One of my brick walls came down due to a family from Suffolk/Norfolk becoming early Latter Day Saints. Dozens of copied trees to deal with, but similarly a dozen or more DNA matches. They hadn't made the link I finally did, because all had failed to look for their ancestress on the 1851 Census, when she gave her place of birth, and was in the same household as her re-married mother... who had a brother who had a daughter, who matched my ancestress whose own remarriage, led to her previous name being recorded somewhere where her maiden name should have been recorded. Confused??? LOL!!! That accounts for two of my new parishes to visit.

    Similarly, although the actual age is wrongly ascribed on her Monumental Inscription, and on the last USA census in which she was alive is a "very old lady"... again lots of American DNA matches, and enough tree information that she came from parishes in Norfolk... within walking distance of my key parishes, from which I'd lost the roots of an ancestress. I'm less happy with those results, as I've still not got the key baptism I need, but there's this gap in the range of siblings where she fits. Said "very old lady"'s witness at her wedding? Could be coincidence (but I believe not) but my ancestress' husband, so I'm attributing "very old lady" as my ancestress' sister.

    " to look at registers it was second nature to note down all the occurrences of certain surnames"
    I could go on... but yes... that whole "it takes a village to raise a child" concept in family history is so worth pursing. A fellow member on here actually did that for me when I got to Norfolk in 2003 and the record office was semi-permanently closed. A year or so later I made contact with Heather, who earned my undying love and devotion for all the record searches she did in two parishes for all incidences of all my surnames, and emailed them to me. It's only in the last couple of years I've been able to confirm she never made any mistakes, now those parishes are finally online... and when I finally sorted out that brick wall, through DNA, it did turn out that Heather and I are cousins. (She popped up on this site, later, as a match off the 1841 Census).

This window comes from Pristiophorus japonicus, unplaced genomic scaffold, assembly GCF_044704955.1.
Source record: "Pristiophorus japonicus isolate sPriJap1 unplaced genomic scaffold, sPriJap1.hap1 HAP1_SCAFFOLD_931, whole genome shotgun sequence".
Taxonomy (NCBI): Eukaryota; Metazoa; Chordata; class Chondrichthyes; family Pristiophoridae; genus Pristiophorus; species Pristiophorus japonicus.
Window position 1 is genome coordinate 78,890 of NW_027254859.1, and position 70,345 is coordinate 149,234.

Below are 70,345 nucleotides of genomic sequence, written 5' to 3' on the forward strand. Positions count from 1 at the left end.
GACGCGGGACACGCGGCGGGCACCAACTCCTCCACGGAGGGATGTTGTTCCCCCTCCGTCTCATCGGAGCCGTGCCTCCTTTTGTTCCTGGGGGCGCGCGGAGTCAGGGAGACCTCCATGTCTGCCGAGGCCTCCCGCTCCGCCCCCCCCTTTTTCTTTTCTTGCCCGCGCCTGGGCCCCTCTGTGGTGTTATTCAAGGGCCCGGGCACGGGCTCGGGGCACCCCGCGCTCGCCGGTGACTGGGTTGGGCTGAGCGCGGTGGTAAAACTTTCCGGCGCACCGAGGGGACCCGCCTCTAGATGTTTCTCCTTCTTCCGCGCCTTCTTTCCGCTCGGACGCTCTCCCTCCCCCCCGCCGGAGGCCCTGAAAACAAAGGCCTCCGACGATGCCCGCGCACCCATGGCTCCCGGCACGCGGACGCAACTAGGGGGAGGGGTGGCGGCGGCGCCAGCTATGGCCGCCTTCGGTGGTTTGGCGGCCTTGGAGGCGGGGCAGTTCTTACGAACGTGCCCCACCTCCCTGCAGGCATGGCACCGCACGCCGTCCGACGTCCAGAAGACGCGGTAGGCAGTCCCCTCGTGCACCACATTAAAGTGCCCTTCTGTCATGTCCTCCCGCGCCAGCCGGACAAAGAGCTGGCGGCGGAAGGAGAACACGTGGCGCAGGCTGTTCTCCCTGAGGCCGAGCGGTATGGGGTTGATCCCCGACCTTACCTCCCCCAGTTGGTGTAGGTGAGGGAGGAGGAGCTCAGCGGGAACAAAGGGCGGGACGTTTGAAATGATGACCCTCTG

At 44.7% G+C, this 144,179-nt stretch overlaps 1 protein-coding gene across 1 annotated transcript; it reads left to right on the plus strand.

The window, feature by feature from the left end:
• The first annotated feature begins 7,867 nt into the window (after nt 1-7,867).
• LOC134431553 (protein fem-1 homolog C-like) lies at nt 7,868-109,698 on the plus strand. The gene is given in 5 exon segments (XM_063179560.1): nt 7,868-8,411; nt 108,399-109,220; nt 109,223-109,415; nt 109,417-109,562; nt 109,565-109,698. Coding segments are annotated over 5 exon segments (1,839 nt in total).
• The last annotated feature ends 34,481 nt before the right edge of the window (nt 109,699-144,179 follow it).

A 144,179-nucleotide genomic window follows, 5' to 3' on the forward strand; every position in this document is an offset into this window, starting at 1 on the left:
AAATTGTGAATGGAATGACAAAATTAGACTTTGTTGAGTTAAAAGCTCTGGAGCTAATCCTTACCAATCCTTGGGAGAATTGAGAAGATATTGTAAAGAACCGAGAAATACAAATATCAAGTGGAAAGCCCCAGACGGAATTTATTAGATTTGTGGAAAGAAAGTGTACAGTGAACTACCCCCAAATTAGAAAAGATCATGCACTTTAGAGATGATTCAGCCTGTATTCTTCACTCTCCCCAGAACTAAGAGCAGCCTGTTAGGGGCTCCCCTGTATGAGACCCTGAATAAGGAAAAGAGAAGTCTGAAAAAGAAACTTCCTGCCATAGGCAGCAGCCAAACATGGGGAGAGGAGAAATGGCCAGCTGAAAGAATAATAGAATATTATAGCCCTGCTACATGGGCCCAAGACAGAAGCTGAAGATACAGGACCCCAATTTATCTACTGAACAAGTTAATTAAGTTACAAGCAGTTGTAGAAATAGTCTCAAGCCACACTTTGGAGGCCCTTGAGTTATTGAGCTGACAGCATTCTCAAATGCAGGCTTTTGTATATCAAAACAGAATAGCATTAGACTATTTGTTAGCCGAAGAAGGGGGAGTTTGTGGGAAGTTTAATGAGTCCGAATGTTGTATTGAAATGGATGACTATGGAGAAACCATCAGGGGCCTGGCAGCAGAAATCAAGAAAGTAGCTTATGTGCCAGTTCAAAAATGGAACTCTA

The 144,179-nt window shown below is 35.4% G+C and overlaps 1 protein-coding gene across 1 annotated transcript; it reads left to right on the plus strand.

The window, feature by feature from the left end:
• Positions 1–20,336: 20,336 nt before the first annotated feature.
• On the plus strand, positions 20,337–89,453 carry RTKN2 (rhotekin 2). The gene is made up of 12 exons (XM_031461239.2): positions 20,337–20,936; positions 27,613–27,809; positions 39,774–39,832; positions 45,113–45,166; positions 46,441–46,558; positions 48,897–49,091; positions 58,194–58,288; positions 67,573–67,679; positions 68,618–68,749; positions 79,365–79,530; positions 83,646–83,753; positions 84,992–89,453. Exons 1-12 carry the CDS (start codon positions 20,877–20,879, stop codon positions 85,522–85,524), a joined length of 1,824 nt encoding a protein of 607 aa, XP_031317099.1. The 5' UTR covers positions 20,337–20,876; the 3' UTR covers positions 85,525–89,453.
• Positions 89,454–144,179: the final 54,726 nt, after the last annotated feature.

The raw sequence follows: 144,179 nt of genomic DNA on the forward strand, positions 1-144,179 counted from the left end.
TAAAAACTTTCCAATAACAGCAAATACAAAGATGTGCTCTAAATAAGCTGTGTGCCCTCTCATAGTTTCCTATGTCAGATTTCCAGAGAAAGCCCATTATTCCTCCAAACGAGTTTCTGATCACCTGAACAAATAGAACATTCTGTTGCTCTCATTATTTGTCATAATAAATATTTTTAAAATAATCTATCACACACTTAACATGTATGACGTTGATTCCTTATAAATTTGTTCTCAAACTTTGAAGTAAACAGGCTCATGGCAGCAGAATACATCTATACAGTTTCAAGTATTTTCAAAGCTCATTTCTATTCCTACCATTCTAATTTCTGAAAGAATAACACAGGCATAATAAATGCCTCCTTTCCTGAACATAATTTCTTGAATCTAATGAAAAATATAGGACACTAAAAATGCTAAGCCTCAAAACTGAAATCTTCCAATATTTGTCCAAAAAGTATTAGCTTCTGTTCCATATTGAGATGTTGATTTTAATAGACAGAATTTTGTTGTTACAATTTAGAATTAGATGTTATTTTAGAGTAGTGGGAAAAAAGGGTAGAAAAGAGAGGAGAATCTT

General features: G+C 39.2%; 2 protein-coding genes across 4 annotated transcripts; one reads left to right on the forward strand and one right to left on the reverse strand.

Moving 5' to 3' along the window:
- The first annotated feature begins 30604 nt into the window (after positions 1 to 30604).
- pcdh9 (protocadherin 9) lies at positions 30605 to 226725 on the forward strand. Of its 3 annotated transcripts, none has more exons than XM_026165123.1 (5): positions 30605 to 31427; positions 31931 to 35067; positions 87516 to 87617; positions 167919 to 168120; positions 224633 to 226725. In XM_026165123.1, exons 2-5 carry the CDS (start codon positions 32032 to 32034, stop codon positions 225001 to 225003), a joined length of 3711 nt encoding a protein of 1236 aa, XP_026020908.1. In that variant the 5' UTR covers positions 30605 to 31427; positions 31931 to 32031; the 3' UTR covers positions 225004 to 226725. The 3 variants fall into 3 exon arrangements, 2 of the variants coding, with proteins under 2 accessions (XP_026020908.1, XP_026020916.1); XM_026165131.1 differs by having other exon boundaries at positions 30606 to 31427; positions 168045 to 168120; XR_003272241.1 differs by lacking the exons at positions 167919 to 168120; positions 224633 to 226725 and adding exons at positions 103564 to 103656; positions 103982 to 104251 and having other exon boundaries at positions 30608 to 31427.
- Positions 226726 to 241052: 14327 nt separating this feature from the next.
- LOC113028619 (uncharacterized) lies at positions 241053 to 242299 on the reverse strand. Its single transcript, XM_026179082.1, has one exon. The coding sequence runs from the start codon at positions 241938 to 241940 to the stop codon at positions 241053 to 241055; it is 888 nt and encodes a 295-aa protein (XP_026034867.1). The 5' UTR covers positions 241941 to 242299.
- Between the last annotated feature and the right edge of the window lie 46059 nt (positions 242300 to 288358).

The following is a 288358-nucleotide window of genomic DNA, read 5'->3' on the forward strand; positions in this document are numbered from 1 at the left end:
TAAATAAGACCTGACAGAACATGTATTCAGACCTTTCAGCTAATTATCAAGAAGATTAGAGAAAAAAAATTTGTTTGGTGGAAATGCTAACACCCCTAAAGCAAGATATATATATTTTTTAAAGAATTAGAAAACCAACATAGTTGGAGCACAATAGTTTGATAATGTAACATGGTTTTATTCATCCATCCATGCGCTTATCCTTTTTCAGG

7. peter

    peter Administrator Staff Member

    That's a new one to me.

    JMCWSW LostCousins Member

    If you think in terms of the inhabitants of some households in census.... you'll get it!!! The grand-children, the adult daughters at home, the "lodgers" who are siblings, or aged parents... Another oldie but goodie "no man is an island". Life was less insular for our ancestors.... looking only at the immediate parents, without observing their siblings, and extended family scenarios... is adding those bricks to the walls, when we need to be dismantling them.